On Wednesday, the European Commission presented a series of recommendations to “safely resume travel and reboot Europe’s tourism,” but left the decision of when its member states could open their borders to tourists, and when their own people can travel again up to the different countries.

    Talks on the re-opening of the European internal borders are gaining momentum, according to De Crem, with Germany wanting to reopen them by 15 June. Read more.

    4. Belgium’s excess mortality highest since the Second World War

    The death toll in Belgium was the highest the country has seen since the end of the Second World War, according to research by the group Interface Demography from the Free University of Brussels (VUB).

    The research refers to what is known as surplus or excess mortality, in other words, the number of deaths over a given period in excess of the number that would normally be expected at that time.

    The proximate cause: the coronavirus, which had killed just under 9,000 people in Belgium when yesterday’s figures were announced. Read More

    5. Can a tenant refuse to allow visits to the property?

    A tenant who felt uncomfortable about the landlord arranging visits to their apartment in these times of continuing confinement would have a case for refusing, according to José Garcia, president of the national tenants’ syndicate.

    Garcia was responding to a landlord inquiring on the website of RTL television. His tenant is leaving, and during the notice period, the landlord wishes to arrange visits by prospective new tenants, but the current occupant feels uncomfortable agreeing.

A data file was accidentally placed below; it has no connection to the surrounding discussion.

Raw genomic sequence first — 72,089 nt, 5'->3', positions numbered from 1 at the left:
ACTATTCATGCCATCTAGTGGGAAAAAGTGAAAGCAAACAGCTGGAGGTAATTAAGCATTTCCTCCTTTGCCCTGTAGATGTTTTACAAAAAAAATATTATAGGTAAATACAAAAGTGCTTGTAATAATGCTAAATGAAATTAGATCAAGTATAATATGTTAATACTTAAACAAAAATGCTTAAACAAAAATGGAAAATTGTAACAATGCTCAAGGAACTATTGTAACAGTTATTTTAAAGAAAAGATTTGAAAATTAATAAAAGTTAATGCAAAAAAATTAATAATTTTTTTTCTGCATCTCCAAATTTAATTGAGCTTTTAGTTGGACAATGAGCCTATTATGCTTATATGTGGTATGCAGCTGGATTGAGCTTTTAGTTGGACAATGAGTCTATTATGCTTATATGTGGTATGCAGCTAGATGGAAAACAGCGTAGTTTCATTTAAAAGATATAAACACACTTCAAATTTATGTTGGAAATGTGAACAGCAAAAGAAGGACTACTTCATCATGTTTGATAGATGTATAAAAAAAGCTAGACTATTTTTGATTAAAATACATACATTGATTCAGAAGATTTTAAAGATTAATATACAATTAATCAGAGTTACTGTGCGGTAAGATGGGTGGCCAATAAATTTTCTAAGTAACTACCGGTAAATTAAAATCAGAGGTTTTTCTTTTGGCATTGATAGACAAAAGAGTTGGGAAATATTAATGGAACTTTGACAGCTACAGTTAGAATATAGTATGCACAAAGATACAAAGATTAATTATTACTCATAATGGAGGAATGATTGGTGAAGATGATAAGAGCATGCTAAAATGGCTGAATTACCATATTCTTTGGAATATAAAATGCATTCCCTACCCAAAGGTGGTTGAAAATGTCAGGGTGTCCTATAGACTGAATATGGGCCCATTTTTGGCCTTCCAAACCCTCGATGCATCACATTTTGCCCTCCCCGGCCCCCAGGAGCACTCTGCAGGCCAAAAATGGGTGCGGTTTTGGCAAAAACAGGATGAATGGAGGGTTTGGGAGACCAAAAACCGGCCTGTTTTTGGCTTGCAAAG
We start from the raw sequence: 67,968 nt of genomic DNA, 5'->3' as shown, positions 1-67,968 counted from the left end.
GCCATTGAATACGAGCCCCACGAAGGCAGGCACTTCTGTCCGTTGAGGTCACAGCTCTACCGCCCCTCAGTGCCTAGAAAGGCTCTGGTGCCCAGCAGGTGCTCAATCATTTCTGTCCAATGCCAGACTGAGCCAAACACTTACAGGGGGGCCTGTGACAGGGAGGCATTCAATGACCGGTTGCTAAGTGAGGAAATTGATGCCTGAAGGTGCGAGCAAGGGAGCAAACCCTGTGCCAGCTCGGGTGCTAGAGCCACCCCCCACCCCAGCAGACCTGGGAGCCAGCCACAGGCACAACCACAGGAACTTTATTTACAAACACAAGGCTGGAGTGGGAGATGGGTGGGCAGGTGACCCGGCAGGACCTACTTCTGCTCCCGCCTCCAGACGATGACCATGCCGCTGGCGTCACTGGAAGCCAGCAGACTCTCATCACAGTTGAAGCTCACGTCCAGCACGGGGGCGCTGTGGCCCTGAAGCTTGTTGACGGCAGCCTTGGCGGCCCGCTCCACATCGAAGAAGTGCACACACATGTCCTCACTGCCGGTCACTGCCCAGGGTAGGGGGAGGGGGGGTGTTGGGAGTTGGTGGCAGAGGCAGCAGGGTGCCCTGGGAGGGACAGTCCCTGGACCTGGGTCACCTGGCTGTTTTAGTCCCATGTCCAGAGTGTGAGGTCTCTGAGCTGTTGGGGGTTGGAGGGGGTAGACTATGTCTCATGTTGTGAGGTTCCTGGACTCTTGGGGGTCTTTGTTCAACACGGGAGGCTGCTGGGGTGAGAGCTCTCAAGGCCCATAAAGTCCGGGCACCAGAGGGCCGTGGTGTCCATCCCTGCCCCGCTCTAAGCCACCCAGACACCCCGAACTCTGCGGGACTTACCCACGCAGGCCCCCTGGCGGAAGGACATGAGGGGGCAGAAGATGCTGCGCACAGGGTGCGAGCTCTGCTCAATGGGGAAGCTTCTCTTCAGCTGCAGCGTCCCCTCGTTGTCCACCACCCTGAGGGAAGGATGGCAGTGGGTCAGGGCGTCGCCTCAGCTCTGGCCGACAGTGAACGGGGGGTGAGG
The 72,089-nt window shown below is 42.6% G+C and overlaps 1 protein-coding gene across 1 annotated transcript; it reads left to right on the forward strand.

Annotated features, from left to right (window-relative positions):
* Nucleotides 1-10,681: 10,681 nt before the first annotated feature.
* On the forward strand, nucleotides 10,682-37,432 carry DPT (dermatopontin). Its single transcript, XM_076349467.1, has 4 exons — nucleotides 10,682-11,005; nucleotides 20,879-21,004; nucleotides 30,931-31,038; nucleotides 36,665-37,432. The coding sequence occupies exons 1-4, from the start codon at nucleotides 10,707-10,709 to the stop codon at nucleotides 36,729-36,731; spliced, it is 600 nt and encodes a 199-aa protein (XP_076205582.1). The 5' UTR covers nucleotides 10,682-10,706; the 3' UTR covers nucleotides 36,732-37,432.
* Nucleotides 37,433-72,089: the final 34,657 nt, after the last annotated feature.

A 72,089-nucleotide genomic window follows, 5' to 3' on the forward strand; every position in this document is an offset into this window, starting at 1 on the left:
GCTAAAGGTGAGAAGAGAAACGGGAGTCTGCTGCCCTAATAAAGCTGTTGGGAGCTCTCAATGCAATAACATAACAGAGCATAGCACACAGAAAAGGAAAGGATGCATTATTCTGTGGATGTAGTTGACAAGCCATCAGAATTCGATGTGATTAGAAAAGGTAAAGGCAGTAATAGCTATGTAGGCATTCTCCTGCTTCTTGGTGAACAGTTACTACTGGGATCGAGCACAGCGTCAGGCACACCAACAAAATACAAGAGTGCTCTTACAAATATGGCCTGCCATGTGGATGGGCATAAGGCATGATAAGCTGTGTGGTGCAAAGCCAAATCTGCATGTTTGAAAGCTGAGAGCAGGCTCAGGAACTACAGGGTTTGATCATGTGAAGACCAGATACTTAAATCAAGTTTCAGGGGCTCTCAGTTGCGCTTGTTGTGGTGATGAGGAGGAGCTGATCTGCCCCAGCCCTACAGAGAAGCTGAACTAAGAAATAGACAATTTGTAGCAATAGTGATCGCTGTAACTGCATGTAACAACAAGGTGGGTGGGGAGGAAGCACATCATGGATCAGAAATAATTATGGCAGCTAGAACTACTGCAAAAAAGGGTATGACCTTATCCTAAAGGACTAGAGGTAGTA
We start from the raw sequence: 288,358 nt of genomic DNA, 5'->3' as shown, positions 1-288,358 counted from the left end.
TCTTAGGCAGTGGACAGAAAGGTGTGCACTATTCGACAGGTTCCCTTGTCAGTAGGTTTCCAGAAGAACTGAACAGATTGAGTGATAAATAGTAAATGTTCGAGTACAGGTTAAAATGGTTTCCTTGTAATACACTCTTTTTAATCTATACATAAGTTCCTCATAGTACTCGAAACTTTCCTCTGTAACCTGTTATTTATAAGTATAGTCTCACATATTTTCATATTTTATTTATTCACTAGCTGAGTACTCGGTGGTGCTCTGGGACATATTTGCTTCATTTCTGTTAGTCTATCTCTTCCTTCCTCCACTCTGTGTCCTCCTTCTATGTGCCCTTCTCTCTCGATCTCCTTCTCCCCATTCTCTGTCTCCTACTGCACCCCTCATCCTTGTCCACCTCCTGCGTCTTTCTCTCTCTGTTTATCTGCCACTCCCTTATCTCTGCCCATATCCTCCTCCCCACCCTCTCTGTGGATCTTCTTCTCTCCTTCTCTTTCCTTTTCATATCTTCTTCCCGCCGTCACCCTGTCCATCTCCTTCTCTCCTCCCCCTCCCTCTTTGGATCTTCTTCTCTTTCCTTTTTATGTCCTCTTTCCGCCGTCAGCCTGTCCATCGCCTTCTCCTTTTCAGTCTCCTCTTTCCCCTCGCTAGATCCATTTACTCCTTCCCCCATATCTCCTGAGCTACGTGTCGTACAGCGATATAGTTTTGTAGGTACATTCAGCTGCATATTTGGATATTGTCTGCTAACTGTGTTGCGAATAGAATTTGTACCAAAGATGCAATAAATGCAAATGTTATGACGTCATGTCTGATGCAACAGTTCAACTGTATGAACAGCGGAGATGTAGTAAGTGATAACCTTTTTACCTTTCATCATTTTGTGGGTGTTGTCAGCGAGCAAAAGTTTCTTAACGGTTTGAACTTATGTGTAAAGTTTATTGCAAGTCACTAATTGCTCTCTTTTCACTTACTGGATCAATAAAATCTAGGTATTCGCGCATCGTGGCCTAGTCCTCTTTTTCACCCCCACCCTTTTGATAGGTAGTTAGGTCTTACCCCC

So, what rights do the two sides have?

    6. ‘Let older people pay a corona tax’ to support the young

    A Belgian economist has proposed a special tax on older people to help the young overcome the economic problems caused by the coronavirus.

    Older people aged over 65 years suffer disproportionately from the medical effects of the virus, admits Jan-Emmanuel De Neve, who teaches at Oxford University. But the economic effects come down hardest on the young.

    “Young people benefit the least from the lockdown measures, because they are less susceptible to the virus,” De Neve told VRT news. “The older generation should realise that young people are sacrificing themselves, both economically and in terms of mental health.” Read more.

    7. Lime scooters gradually return to Brussels from today

    After a temporary suspension of activities since mid-March due to containment measures, e-scooter service Lime is restarting its services in Brussels, the US-based company said on Friday.

    From now on, 250 scooters are available throughout the capital. The fleet will then be gradually adapted to demand and the resumption of activities.

    For several weeks, Lime had been removing its electric scooters to help reduce the spread of the coronavirus. The company explained that it had suspended operations as a precautionary measure and to comply with government directives, but that it would return once the crisis was under control. Read More.

    Jules Johnston
    The Brussels Times